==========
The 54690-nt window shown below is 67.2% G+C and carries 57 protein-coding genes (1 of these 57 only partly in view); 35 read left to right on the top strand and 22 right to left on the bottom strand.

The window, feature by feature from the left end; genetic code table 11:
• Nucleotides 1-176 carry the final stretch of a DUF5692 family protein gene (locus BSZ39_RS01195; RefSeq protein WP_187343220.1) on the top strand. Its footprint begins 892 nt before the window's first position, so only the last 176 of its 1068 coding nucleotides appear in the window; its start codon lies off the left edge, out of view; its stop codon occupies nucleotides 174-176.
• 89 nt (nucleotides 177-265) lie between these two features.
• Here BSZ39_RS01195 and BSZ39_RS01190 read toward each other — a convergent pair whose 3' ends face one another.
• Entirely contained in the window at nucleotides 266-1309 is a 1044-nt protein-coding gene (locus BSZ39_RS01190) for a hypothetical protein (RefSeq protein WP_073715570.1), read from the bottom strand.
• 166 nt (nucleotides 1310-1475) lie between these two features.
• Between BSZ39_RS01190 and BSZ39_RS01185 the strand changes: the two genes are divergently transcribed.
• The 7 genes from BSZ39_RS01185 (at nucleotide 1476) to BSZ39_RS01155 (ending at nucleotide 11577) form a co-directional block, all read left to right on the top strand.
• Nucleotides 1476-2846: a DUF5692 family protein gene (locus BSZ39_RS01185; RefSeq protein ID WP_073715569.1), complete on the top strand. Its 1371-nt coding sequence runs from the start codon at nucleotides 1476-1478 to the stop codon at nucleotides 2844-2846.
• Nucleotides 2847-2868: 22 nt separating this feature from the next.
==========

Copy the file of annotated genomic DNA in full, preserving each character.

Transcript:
The 54690-nt window shown below is 67.2% G+C and carries 57 protein-coding genes (1 of these 57 only partly in view); 35 read left to right on the top strand and 22 right to left on the bottom strand.

The window, feature by feature from the left end; genetic code table 11:
• Nucleotides 1-176 carry the final stretch of a DUF5692 family protein gene (locus BSZ39_RS01195; RefSeq protein WP_187343220.1) on the top strand. Its footprint begins 892 nt before the window's first position, so only the last 176 of its 1068 coding nucleotides appear in the window; its start codon lies off the left edge, out of view; its stop codon occupies nucleotides 174-176.
• 89 nt (nucleotides 177-265) lie between these two features.
• Here BSZ39_RS01195 and BSZ39_RS01190 read toward each other — a convergent pair whose 3' ends face one another.
• Entirely contained in the window at nucleotides 266-1309 is a 1044-nt protein-coding gene (locus BSZ39_RS01190) for a hypothetical protein (RefSeq protein WP_073715570.1), read from the bottom strand.
• 166 nt (nucleotides 1310-1475) lie between these two features.
• Between BSZ39_RS01190 and BSZ39_RS01185 the strand changes: the two genes are divergently transcribed.
• The 7 genes from BSZ39_RS01185 (at nucleotide 1476) to BSZ39_RS01155 (ending at nucleotide 11577) form a co-directional block, all read left to right on the top strand.
• Nucleotides 1476-2846: a DUF5692 family protein gene (locus BSZ39_RS01185; RefSeq protein ID WP_073715569.1), complete on the top strand. Its 1371-nt coding sequence runs from the start codon at nucleotides 1476-1478 to the stop codon at nucleotides 2844-2846.
• Nucleotides 2847-2868: 22 nt separating this feature from the next.